In addition, the Gallatin Valley Land Trust RCPP renewal had been approved in November, which means three Montana land trusts – 25% of the MALT membership – and HOTR are seeking to participate in the current RCPP process. RCPP was amended significantly through the 2018 Farm Bill, and land trusts that submitted proposals this go-around were faced with substantial uncertainty during the application period leading up to last week. The RCPP interim-final rules have not yet been made available to the public, which added a layer of complexity to the application process since it was not possible to fully understand the program in its entirety. Those rules are set to be released in the coming months, which will dictate how the revamped program will operate through 2023. 2019 applicants will tentatively be selected for funding in March of 2020.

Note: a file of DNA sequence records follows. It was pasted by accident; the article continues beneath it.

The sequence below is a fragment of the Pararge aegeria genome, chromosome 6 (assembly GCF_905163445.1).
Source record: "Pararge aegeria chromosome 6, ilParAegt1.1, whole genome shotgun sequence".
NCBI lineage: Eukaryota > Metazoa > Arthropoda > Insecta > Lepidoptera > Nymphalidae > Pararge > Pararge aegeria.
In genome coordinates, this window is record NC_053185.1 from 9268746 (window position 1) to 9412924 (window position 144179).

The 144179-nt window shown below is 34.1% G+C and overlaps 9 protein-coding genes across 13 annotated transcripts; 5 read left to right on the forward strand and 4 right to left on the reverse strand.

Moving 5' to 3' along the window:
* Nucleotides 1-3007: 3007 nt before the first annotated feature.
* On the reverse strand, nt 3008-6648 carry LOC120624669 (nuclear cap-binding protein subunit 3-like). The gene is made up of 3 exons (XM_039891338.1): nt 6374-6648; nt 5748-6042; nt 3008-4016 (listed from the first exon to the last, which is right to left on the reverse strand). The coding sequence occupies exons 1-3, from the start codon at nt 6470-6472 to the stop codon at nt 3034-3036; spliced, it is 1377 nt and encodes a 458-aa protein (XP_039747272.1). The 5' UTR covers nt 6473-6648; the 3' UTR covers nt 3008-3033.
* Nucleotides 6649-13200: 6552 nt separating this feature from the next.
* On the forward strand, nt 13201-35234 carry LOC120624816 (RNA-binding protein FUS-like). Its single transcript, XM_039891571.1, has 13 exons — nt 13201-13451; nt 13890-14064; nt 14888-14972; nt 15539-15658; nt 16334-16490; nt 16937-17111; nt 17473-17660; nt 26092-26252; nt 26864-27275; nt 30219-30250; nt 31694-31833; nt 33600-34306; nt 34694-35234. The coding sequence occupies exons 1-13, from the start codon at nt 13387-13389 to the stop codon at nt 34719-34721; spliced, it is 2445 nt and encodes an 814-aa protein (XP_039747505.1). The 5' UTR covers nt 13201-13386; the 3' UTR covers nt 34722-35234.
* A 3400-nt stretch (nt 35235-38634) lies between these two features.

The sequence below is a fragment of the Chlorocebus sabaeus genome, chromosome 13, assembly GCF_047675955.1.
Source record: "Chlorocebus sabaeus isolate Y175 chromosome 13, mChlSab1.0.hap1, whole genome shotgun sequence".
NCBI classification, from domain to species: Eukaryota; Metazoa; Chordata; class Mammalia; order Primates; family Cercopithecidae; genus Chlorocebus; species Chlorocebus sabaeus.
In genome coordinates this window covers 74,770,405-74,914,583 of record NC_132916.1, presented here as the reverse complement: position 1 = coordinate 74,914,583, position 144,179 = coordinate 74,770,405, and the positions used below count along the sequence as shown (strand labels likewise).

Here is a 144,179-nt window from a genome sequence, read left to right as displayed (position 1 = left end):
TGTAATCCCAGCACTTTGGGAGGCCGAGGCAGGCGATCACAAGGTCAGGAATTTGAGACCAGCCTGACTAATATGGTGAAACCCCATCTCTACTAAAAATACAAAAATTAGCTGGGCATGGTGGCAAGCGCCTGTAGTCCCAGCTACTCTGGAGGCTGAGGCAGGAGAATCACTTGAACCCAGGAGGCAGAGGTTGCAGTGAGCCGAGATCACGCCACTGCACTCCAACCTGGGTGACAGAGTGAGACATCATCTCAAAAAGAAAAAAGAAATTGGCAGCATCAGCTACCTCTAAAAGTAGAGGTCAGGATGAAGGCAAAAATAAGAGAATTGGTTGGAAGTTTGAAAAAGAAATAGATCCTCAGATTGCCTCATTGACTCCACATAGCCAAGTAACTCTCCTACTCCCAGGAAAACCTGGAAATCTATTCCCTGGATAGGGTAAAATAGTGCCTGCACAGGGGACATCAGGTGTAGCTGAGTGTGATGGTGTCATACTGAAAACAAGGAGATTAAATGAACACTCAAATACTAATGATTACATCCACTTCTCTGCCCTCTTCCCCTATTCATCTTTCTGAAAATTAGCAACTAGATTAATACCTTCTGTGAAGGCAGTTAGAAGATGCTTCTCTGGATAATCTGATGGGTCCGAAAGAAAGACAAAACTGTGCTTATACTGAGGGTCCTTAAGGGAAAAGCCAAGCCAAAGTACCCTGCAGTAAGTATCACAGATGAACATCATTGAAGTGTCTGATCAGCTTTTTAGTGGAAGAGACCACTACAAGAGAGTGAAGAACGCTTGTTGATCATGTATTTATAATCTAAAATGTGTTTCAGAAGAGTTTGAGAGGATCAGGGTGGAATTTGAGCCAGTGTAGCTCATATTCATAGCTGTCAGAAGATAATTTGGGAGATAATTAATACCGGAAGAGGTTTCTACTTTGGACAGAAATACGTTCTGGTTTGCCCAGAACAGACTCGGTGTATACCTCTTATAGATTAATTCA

Thank you to NRCS staff for their invaluable assistance throughout the application process, including officials at the local, state, and national levels. Countless NRCS partners made themselves available through holding RCPP workshops and webinars, Q&A sessions, and answering a plethora of questions over the phone and via email. Your assistance and partnership is greatly valued and you helped to make the process much less cumbersome for Montana land trusts.  

The Laundress and John Mayer Team Up for Montana Land Conservation